Many parts of the Colorado Plateau are covered with distinctive soil crusts. Scientists are learning more about how they aid ecosystems—especially by providing good places for plants to grow.
Soil crusts rely on tiny organisms called cyanobacteria that are good at colonizing bare soil. In cold regions, frost heaving can give a dark, pinnacled appearance to soil covered with cyanobacteria. And that complicated micro-topography is key to what comes next.
A rough, irregular soil crust traps dust that contains nutrients that would otherwise be lost in the wind. Small depressions also trap water and leaves—and seeds that can then germinate amid moisture and abundant nutrients.
A dimpled soil crust provides wind protection to small seedlings. And a dark crust traps the sun’s warmth, allowing plants to grow during cooler parts of the year when moisture is more abundant. Matthew Bowker, an ecologist with the U.S. Geological Survey, points out that cyanobacteria also help by introducing chemicals into the soil that help keep nutrients available for use by other plants.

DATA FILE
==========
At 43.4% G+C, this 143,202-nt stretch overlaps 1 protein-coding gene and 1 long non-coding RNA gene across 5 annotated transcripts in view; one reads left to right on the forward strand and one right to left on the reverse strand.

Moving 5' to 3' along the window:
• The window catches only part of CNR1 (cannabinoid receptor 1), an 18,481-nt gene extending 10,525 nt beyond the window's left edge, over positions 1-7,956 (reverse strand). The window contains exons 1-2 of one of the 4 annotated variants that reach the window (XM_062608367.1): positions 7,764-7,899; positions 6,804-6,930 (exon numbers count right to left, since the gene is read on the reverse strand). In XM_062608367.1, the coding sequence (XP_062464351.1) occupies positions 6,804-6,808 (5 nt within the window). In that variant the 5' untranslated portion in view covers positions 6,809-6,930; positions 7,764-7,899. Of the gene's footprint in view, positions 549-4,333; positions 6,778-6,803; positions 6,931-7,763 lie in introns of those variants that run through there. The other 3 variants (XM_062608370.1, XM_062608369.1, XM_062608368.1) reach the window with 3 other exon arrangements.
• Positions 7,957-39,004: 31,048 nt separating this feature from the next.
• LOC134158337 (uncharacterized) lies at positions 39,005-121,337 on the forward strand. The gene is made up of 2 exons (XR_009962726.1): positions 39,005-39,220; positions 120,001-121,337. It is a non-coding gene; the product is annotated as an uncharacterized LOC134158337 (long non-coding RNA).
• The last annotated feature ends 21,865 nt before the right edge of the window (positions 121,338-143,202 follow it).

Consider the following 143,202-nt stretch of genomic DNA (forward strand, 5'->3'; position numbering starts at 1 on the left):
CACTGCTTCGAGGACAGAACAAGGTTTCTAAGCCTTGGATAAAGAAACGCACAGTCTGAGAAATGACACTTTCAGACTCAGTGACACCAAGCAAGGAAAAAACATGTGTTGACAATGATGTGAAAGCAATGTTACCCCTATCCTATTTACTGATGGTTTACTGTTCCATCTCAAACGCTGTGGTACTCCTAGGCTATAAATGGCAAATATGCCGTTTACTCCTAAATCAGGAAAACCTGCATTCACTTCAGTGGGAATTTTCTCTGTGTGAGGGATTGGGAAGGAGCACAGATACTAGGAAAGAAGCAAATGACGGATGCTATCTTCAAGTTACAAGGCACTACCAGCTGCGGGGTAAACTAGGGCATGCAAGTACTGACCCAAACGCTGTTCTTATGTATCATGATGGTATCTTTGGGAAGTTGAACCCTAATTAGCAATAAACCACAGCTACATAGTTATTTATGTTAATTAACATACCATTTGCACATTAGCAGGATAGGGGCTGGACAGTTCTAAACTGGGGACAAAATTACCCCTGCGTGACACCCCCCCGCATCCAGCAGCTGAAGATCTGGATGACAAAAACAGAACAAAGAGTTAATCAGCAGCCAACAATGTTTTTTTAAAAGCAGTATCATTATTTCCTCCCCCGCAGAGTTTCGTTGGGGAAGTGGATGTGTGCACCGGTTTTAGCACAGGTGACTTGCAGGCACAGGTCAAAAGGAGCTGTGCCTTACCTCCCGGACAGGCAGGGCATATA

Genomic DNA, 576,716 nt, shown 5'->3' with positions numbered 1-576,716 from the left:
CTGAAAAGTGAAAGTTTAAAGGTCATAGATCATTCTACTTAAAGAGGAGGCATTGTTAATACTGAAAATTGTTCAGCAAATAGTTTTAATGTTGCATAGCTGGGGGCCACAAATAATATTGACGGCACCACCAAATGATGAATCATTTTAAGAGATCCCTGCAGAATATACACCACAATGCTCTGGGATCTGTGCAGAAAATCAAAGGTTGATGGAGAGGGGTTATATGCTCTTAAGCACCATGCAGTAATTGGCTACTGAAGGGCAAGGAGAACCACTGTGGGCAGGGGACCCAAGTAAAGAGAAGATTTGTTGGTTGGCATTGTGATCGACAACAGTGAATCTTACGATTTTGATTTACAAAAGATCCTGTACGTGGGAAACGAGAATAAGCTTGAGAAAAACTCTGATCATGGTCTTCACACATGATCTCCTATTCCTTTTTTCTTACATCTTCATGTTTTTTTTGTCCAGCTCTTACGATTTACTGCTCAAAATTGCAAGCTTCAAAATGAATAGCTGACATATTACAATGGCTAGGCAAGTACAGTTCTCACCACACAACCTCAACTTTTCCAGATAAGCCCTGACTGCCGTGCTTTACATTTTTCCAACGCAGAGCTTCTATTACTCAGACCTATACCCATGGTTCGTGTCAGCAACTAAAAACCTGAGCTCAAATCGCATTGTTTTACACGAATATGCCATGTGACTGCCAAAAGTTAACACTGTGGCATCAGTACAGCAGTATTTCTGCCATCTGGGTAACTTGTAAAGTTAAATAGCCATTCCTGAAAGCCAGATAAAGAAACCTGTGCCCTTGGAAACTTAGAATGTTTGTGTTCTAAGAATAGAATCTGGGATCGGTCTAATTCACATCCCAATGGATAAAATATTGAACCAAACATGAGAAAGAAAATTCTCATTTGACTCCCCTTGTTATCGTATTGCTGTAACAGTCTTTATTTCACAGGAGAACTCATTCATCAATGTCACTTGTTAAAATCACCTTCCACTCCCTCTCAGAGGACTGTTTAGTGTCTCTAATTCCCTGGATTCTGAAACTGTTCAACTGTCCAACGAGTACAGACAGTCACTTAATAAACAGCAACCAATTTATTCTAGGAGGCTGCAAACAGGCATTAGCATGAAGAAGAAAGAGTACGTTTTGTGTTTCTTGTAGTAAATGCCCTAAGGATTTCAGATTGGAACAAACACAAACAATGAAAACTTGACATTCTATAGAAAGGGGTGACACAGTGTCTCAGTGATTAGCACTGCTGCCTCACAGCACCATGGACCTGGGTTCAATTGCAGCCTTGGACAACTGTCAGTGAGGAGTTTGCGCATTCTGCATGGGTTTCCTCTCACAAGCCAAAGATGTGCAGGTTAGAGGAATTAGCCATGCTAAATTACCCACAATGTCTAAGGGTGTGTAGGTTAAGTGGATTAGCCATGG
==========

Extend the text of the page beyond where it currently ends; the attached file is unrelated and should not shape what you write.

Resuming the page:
Over time, soil crusts come to support rich colonies of mosses and lichens—and they form good seedbeds for a variety of plants. Some of those seeds rely on animals that make handy holes in the crust—such as deer prints.
But crusts are fragile, too, and it doesn’t take many boot prints or tire tracks to wear them away to nothing. So it’s best to admire their complicated architecture from the respectful viewpoint of hard slickrock, or an established trail.